In 2015, there were more than 282 million rural Africans without access to water, and 455 million people without access to sanitation facilities in rural areas across sub-Saharan Africa that are vulnerable to climate change’s adverse impacts on the continent’s water supply. African SMEs feel the impact of these water disruptions on their business operations and economic output. The majority of SMEs in sub-Saharan Africa reported water supply disruption as their largest obstacle to business operations in a World Bank Enterprise Survey. For example, 97 percent of SMEs in Gaborone, Botswana, experienced reduced water supply because of El Niño. Gaborone’s reduced water supply caused restaurants, cleaning and sanitation SMEs, and other service-oriented SMEs to come to a standstill, and more than a third of SMEs in Gaborone reported less profits than the year before in 2016. To ensure that African SMEs have access to reliable sources of water, African governments, development actors, and SMEs should work together in the face of climate change. While countries like Benin have made water connection free for SMEs in the country, more action is needed to shore up water supply systems as droughts and flooding become a consistent reality.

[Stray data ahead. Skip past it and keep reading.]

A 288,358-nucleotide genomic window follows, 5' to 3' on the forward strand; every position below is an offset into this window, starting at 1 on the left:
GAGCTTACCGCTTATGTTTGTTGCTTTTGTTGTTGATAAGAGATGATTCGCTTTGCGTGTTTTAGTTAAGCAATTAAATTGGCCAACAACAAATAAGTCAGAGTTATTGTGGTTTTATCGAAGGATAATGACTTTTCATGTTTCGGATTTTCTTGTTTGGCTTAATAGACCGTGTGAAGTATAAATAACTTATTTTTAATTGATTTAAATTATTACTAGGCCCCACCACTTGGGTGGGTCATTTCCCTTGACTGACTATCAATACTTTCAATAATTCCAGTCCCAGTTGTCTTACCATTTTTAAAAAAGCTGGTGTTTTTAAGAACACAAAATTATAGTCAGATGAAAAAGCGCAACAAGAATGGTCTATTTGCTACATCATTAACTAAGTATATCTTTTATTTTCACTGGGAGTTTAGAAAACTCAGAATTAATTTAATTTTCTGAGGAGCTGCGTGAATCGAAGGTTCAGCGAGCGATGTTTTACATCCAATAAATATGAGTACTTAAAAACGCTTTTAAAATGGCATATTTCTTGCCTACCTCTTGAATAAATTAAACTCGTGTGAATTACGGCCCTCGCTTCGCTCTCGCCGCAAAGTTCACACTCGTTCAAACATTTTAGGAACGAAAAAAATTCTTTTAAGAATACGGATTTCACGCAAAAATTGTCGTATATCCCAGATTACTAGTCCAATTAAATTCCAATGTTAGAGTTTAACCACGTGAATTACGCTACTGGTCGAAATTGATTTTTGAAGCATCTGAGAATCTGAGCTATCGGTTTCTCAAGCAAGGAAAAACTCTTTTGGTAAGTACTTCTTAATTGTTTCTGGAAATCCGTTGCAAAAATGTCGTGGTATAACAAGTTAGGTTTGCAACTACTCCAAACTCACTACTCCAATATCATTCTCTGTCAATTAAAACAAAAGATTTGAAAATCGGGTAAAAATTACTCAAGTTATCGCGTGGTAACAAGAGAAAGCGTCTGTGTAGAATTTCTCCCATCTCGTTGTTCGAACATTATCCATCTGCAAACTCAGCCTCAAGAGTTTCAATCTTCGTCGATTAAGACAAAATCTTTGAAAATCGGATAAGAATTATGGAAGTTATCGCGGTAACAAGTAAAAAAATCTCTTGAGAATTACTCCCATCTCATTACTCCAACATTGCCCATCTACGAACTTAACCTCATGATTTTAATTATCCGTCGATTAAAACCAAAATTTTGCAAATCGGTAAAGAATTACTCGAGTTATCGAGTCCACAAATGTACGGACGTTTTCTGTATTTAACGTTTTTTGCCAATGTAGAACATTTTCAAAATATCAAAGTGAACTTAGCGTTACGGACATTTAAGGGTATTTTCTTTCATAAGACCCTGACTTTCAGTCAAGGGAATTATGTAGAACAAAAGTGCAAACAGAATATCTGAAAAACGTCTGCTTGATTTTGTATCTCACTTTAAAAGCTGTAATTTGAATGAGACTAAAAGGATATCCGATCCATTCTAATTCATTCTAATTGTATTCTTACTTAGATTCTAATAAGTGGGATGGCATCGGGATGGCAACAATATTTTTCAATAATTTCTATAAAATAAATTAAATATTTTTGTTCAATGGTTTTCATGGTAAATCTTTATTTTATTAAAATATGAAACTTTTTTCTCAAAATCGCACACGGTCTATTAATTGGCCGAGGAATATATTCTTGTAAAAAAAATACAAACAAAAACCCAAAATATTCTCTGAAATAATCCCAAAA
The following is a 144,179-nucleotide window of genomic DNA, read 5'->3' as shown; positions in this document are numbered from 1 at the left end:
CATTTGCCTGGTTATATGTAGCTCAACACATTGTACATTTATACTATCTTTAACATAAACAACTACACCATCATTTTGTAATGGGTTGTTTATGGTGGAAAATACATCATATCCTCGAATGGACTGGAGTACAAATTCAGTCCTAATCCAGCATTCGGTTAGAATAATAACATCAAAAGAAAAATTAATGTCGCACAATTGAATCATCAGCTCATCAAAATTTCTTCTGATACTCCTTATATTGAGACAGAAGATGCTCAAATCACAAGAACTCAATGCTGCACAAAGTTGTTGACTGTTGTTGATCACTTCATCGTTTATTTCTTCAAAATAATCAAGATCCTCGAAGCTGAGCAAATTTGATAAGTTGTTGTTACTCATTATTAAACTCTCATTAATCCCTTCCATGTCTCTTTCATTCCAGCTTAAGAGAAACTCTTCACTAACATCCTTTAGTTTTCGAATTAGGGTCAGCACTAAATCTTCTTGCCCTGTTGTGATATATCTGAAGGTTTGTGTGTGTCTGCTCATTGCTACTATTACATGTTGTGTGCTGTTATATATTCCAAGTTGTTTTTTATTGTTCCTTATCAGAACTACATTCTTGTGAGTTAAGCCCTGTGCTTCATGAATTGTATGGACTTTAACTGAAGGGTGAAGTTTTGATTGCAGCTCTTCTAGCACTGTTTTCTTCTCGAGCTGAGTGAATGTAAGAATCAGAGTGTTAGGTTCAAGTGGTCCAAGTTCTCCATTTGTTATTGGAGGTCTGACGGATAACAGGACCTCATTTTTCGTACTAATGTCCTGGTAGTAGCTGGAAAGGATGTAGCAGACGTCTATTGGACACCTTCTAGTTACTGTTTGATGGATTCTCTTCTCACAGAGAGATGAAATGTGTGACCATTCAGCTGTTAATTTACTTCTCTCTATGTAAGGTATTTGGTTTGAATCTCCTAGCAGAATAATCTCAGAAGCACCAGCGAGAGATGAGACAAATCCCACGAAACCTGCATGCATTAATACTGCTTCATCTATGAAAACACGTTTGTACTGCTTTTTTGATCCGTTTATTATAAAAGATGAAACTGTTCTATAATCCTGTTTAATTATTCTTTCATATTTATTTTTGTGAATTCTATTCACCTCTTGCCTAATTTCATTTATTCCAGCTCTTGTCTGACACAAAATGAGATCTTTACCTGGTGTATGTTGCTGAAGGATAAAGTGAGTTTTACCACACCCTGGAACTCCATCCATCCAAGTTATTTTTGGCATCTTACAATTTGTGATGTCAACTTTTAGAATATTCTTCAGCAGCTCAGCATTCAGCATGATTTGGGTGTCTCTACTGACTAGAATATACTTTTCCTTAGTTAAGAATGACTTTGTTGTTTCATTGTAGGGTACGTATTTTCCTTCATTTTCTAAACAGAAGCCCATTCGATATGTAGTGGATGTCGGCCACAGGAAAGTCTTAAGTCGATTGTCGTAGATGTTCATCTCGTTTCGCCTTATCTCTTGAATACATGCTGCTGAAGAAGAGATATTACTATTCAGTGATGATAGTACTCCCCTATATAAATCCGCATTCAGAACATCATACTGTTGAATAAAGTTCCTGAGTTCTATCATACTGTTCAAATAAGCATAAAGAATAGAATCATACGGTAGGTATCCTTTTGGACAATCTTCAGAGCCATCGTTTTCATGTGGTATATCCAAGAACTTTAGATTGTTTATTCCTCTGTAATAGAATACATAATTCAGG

Source: SIA KAMBOU/AFP/Getty Images
Sub-Saharan Africa ranks at the bottom of developing regions in virtually every dimension of infrastructure performance. The region scores a 2.91 in the infrastructure category of the World Economic Forum’s 2019 global competitiveness report. Combined with traffic jams, poor governance, and the increasing cost of living, public transport mobility in sub-Saharan cities is having a tremendous impact on their livability by increasing air pollution and hampering citizens’ development aspirations. Relatively poor infrastructure conditions place many sub-Saharan African producers and exporters of goods and services at a competitive disadvantage in regional and global export markets, increasing costs and compromising product quality. This renders both merchandise and services exports less competitive vis-à-vis exporters that may not be similarly disadvantaged.